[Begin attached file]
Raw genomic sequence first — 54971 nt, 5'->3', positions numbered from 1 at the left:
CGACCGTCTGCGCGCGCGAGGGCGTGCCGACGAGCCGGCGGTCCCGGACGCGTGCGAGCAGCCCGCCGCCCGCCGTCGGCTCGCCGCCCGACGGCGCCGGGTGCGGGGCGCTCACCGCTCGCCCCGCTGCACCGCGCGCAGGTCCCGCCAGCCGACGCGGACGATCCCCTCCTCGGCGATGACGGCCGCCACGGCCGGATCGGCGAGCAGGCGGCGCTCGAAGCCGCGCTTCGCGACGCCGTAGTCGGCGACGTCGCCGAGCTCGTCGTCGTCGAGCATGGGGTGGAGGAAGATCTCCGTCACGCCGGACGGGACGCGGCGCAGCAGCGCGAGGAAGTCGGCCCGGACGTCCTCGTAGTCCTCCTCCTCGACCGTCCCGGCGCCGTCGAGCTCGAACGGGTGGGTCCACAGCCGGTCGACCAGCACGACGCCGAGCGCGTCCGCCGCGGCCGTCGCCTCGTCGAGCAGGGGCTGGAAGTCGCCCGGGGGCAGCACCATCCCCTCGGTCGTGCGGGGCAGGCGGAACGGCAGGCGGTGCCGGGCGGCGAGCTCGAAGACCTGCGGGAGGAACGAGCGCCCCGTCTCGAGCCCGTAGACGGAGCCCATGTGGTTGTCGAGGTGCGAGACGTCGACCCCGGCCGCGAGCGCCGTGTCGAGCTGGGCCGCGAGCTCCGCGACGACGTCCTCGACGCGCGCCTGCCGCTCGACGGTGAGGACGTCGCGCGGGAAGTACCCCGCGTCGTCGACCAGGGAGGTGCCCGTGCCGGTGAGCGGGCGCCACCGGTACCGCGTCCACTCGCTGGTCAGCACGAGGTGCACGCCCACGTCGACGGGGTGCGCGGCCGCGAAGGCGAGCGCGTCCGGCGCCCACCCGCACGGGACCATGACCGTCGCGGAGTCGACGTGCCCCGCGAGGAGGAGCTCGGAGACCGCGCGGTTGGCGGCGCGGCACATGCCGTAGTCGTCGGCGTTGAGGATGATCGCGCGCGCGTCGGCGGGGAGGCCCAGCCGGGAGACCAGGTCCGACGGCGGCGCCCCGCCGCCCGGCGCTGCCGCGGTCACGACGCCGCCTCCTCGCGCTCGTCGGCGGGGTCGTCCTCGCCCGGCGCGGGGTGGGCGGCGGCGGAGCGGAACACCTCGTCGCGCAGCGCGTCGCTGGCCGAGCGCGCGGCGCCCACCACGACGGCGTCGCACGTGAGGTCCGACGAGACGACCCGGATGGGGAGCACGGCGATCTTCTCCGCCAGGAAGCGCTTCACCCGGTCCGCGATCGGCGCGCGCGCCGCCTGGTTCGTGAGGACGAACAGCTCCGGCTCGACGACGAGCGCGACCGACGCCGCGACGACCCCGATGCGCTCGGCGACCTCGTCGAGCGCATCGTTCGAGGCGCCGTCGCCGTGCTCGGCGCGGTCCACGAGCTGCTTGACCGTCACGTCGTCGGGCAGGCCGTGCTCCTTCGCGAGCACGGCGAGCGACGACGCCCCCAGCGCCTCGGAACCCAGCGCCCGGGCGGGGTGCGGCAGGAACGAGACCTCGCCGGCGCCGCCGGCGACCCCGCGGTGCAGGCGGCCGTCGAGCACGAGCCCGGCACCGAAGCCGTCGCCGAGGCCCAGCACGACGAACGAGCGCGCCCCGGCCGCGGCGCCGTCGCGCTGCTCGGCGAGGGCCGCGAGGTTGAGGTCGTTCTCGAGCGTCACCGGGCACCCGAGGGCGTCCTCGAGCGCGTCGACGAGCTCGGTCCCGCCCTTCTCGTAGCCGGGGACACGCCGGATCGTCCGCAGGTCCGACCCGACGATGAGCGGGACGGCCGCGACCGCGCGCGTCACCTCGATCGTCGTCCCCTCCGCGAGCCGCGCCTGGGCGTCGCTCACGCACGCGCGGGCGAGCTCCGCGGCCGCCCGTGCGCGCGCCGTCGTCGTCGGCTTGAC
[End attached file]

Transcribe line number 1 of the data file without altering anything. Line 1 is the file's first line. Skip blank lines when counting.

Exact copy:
Raw genomic sequence first — 54971 nt, 5'->3', positions numbered from 1 at the left: